Prostitution. It's an evocative word that conjures up many others, such as degradation, exploitation, sex, drugs, disease, violence and crime - words that rarely find their way into everyday classroom discussion. But difficult as the issue of prostitution may be, children's charity Barnardo's says it's time for schools to play their part in keeping girls off the street.
There are no available figures for the numbers of child prostitutes, but given Barnardo's involvement in 10 cities, including Bradford, Birmingham, Bristol and London, the charity is in no doubt that thousands of school-age girls are being abused through prostitution.
Back in 1994, the charity set up the Streets and Lanes project in Bradford to reach out to girls and young women who had been coerced into selling their bodies. At the time, public perception of these girls was harsh. They were simply a problem for the police to sweep off the streets. After listening to the experiences of the women coming into the Bradford project, Barnardo's launched the Whose Daughter Next? campaign in 1998.
Tink Palmer, policy officer at Barnardo's, says that until then people didn't seem to care how or why girls as young as 12 became embroiled in prostitution. But six years on, attitudes have changed. "The campaign ended the idea that children involved in prostitution are criminals. It has changed the public perception of these young people."
Once the charity started working with the young women, one thing became clear - many of the girls involved were highly susceptible to coercion. "We found that that these young women lacked self-esteem," says Ms Palmer. "They were unable to distinguish between what was abusive and what wasn't, and we realised that education needed to happen within the school setting."
While there is no identikit scenario for child prostitutes, girls were telling stories with common themes. Many attracted the undivided attention of an older man who made them feel special. Before long they were losing their ties with family and friends and eventually, through violence, they were forced to have sex with paying strangers.
Now that Barnardo's has raised awareness of the issue it is moving the campaign into a preventive phase with the introduction of a teaching pack, Things We Don't Talk About. The pack, to be used in all-girl sessions, has been produced by Virginia Sheehy, an education project worker at Streets and Lanes.
Even with increased awareness of the problems, she reveals that early attempts to introduce the subject into local schools were met with denial. "We started by contacting schools, and they'd say, 'No, no, we don't have girls like that here'," she says. There was also a problem of timing. "If you are interested in prevention you have to start talking to girls before they are 15 or 16, and this presents a huge problem from an educational point of view."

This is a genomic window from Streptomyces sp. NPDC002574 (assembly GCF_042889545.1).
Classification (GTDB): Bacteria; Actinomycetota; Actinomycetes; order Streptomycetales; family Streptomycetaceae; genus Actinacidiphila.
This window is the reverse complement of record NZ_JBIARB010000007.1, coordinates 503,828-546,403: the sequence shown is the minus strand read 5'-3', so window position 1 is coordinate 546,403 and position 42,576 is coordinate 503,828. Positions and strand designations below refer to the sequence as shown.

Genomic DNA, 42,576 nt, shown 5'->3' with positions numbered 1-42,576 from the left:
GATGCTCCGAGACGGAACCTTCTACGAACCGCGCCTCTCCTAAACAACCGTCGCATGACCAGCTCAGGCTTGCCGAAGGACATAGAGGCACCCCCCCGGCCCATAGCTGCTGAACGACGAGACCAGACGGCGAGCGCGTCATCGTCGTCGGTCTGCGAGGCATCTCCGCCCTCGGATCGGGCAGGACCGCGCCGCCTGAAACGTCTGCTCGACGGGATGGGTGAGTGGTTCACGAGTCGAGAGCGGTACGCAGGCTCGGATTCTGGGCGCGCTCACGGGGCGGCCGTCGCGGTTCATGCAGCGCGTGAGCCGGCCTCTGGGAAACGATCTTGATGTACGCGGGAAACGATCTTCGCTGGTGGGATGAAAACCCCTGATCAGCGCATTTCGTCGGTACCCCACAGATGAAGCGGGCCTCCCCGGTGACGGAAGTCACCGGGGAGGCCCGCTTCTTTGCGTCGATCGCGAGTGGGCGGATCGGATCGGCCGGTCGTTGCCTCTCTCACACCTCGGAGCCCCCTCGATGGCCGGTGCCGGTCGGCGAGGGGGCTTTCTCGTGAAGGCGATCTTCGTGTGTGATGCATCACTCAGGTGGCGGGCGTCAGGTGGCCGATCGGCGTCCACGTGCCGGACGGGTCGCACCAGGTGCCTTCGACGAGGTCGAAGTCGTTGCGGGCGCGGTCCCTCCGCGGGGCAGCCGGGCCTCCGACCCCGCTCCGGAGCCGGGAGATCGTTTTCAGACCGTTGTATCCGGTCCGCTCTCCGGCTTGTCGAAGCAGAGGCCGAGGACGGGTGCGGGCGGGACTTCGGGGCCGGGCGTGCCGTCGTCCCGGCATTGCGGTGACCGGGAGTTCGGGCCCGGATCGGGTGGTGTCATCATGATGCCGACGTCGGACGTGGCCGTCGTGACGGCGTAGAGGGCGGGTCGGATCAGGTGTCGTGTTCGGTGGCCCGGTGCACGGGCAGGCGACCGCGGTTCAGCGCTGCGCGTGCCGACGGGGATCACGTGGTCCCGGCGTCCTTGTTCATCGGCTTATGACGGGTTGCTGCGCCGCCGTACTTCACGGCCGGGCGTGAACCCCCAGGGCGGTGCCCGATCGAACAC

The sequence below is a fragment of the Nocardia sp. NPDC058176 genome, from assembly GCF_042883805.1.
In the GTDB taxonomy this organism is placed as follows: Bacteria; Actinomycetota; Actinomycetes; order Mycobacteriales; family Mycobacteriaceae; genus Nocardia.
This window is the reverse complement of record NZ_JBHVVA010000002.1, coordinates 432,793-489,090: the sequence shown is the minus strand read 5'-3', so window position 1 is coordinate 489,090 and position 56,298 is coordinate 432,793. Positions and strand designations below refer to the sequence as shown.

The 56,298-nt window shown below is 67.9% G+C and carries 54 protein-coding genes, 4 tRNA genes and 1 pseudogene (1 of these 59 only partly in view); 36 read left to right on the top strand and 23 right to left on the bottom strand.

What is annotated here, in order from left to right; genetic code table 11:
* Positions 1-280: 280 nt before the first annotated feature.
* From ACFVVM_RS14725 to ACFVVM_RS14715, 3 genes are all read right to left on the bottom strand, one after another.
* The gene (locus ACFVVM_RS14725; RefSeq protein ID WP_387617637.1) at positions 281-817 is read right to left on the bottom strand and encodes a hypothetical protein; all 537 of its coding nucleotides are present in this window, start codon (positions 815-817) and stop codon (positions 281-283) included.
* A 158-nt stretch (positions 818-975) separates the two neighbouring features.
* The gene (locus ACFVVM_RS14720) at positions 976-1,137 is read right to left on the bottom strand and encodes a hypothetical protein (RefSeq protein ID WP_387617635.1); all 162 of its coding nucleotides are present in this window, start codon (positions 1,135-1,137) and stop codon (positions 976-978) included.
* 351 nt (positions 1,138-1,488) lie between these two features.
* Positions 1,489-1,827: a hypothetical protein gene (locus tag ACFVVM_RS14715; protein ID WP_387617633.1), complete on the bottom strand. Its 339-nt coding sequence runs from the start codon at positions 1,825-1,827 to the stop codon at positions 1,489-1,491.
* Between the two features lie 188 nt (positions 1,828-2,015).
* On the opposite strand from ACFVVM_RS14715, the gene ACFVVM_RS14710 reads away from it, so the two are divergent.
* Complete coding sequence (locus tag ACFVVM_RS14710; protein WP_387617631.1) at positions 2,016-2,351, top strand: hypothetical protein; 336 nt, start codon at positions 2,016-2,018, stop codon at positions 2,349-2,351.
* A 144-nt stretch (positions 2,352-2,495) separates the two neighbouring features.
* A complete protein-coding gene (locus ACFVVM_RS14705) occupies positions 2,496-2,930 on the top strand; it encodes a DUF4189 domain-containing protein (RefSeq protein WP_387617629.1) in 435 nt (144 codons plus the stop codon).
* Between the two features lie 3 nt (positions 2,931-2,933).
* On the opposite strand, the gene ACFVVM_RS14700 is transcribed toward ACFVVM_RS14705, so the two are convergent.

Ms Sheeh went back to the drawing board and, after the facts were presented at a meeting with Bradford headteachers, the pilot project finally took off.
Once the heads were on board, Virginia Sheehy went into schools to let parents and teachers know what Barnardo's was trying to achieve. When schools finally introduced the pack to Year 8 girls, the response, from teachers and students, was positive. Kath Goulden, who was teaching at Broomwood middle school in Bradford at the time of the pilot, says: "My first reaction was worry, because I didn't know how the children would react and it was quite a strong concept. It was also something I wasn't very aware of."
Early trepidation was replaced by relief as she saw the positive effect the pack was having. "The girls enjoyed it and it gave them confidence. It was about being in control and empowering the girls."
Things We Don't Talk About doesn't focus just on the dangers and horrors of the life of a prostitute; it gives girls and young women the confidence to say no, says Ms Palmer. "It is an incredibly useful vehicle, enabling girls and young women to make informed decisions about their lives, now and in the future." She continues: "It helps them re-enact scenes, look at decisions and discuss them so they can look at what might be abusive."
Things We Don't Talk About encourages girls to take charge of their lives, rather than waiting until it's too late to seek help. It may seem incredible that today's teenagers can be so easily conned, but it happens all too easily. One girl who is a regular visitor to Streets and Lanes says: "The pimps cruise around the schools in their flash cars - they can spot the vulnerable girls a mile away. I didn't realise it was happening until it was too late. If anything can be done to help; if schools can try to warn you - well it's got to be a good idea."
Barnardo's sees the pack as one branch of a web of services involving the police, and social, probation, health and educational services. And it recognises that without the help of bold teachers, the situation will never improve.
'Things We Don't Talk About' includes the video 'A Love Story?' and an audio cassette called 'Susan's Story'. Both deal directly with prostitution. Other sections of the pack look at issues of personal safety and relationships using role-plays, quizzes, posters and worksheets. Extensive notes on running sessions using the pack are also included. 'Things We Don't Talk About' costs pound;55 and is available by calling 01268 520 224.Further information:Information Office, Barnardo's, Tanners Lane, Barkingside, Ilford IG6 1QG. Website: www.barnardos.co.ukThe National Society for the Prevention of Cruelty to Children runs the Breaking Free project in London to help young women escape prostitution. NSPCC regional office, 4th Floor, Yeoman House, 168-172 Old Street, London EC1V 8BP. Tel: 020 7596 3700. Website: www.nspcc.org.uk'Safeguarding Children Involved in Prostitution - a guidance document from the Department of Health', can be downloaded from www.doh.gov.ukscgqualitycp.htm